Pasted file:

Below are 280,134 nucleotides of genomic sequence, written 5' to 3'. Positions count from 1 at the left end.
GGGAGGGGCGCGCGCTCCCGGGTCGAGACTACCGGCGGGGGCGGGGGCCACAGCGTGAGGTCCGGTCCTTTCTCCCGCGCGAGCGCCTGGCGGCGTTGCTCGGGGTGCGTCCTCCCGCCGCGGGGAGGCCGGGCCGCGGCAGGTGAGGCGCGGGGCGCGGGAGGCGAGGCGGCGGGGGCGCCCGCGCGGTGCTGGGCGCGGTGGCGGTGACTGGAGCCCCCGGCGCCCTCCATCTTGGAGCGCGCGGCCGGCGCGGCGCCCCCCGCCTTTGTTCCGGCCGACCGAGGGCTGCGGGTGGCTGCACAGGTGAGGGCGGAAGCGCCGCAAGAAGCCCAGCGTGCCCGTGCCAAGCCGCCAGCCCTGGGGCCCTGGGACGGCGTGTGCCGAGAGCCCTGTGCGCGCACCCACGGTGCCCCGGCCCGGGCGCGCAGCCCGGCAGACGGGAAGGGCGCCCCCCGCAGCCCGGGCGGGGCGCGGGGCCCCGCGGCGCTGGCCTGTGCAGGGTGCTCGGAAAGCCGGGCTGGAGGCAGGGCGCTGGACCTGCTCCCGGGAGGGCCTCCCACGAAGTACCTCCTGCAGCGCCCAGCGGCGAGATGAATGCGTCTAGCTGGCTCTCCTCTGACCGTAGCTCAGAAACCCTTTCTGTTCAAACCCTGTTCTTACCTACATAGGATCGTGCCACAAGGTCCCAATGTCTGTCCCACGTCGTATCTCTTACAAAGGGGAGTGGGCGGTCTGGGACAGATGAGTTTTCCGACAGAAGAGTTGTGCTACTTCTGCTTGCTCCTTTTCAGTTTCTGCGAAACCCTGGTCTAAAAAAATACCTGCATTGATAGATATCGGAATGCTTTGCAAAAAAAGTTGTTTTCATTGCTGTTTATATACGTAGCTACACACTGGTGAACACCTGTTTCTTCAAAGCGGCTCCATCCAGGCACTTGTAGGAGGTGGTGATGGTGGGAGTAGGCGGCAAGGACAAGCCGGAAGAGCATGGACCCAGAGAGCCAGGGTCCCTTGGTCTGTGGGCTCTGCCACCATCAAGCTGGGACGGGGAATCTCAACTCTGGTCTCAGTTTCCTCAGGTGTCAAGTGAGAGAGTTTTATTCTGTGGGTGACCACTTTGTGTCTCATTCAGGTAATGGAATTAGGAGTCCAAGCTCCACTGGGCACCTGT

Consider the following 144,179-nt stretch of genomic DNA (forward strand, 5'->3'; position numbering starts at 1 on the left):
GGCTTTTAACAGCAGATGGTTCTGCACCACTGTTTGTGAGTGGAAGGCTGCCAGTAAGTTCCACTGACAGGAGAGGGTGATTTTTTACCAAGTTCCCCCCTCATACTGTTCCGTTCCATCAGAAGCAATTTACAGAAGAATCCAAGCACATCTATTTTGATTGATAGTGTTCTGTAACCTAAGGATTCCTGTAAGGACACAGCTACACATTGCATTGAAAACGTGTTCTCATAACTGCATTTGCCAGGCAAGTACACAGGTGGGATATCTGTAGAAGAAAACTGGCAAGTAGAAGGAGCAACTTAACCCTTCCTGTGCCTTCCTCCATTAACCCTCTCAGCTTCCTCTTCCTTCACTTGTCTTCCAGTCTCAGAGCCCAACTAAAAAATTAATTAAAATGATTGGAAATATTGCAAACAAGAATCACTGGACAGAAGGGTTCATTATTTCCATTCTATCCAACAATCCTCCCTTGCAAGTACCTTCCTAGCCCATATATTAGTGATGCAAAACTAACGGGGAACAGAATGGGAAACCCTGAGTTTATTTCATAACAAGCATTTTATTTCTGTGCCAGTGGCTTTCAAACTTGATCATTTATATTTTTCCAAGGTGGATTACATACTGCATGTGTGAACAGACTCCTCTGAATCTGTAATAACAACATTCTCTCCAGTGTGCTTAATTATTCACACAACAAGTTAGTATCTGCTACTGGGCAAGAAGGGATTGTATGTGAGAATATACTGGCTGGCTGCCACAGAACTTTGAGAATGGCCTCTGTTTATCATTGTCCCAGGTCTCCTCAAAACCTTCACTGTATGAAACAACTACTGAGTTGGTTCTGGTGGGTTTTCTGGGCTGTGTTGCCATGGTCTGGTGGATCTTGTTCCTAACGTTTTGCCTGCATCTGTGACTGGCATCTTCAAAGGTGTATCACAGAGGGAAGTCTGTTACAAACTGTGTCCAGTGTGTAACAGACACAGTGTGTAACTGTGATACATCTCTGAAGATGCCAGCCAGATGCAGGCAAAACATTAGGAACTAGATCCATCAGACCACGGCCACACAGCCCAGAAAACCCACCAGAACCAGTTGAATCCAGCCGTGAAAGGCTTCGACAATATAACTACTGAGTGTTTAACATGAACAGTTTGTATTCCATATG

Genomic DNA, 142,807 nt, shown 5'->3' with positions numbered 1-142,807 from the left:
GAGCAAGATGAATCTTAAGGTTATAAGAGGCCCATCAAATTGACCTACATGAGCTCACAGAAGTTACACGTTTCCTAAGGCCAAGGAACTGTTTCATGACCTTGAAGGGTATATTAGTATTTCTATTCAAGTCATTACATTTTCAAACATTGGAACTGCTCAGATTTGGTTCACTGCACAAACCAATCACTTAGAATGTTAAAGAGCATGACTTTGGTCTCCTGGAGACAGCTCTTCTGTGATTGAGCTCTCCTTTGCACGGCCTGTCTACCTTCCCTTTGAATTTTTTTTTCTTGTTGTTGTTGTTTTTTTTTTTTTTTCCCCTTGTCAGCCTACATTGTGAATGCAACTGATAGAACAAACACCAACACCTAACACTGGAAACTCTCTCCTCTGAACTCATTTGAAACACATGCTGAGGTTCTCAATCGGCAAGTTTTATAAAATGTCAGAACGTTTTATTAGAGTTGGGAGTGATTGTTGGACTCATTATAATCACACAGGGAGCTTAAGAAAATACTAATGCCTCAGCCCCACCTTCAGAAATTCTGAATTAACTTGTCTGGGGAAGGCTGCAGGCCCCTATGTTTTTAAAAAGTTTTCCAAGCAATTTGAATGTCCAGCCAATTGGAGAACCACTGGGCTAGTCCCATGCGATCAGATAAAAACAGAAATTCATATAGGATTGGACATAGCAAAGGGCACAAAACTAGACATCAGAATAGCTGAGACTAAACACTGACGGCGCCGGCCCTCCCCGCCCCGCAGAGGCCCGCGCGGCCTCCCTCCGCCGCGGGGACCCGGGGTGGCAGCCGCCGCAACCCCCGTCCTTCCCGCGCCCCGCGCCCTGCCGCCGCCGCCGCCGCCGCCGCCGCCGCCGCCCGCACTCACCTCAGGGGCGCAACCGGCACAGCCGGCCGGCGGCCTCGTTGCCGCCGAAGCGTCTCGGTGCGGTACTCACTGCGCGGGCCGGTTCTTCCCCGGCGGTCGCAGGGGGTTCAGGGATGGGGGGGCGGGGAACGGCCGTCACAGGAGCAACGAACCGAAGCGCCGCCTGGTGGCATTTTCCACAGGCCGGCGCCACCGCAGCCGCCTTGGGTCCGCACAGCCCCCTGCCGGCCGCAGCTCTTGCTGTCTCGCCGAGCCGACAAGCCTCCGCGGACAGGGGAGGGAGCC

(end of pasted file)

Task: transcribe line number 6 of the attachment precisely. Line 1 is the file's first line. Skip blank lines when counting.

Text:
GAGCAAGATGAATCTTAAGGTTATAAGAGGCCCATCAAATTGACCTACATGAGCTCACAGAAGTTACACGTTTCCTAAGGCCAAGGAACTGTTTCATGACCTTGAAGGGTATATTAGTATTTCTATTCAAGTCATTACATTTTCAAACATTGGAACTGCTCAGATTTGGTTCACTGCACAAACCAATCACTTAGAATGTTAAAGAGCATGACTTTGGTCTCCTGGAGACAGCTCTTCTGTGATTGAGCTCTCCTTTGCACGGCCTGTCTACCTTCCCTTTGAATTTTTTTTTCTTGTTGTTGTTGTTTTTTTTTTTTTTTCCCCTTGTCAGCCTACATTGTGAATGCAACTGATAGAACAAACACCAACACCTAACACTGGAAACTCTCTCCTCTGAACTCATTTGAAACACATGCTGAGGTTCTCAATCGGCAAGTTTTATAAAATGTCAGAACGTTTTATTAGAGTTGGGAGTGATTGTTGGACTCATTATAATCACACAGGGAGCTTAAGAAAATACTAATGCCTCAGCCCCACCTTCAGAAATTCTGAATTAACTTGTCTGGGGAAGGCTGCAGGCCCCTATGTTTTTAAAAAGTTTTCCAAGCAATTTGAATGTCCAGCCAATTGGAGAACCACTGGGCTAGTCCCATGCGATCAGATAAAAACAGAAATTCATATAGGATTGGACATAGCAAAGGGCACAAAACTAGACATCAGAATAGCTGAGACTAAACACTGACGGCGCCGGCCCTCCCCGCCCCGCAGAGGCCCGCGCGGCCTCCCTCCGCCGCGGGGACCCGGGGTGGCAGCCGCCGCAACCCCCGTCCTTCCCGCGCCCCGCGCCCTGCCGCCGCCGCCGCCGCCGCCGCCGCCGCCGCCCGCACTCACCTCAGGGGCGCAACCGGCACAGCCGGCCGGCGGCCTCGTTGCCGCCGAAGCGTCTCGGTGCGGTACTCACTGCGCGGGCCGGTTCTTCCCCGGCGGTCGCAGGGGGTTCAGGGATGGGGGGGCGGGGAACGGCCGTCACAGGAGCAACGAACCGAAGCGCCGCCTGGTGGCATTTTCCACAGGCCGGCGCCACCGCAGCCGCCTTGGGTCCGCACAGCCCCCTGCCGGCCGCAGCTCTTGCTGTCTCGCCGAGCCGACAAGCCTCCGCGGACAGGGGAGGGAGCC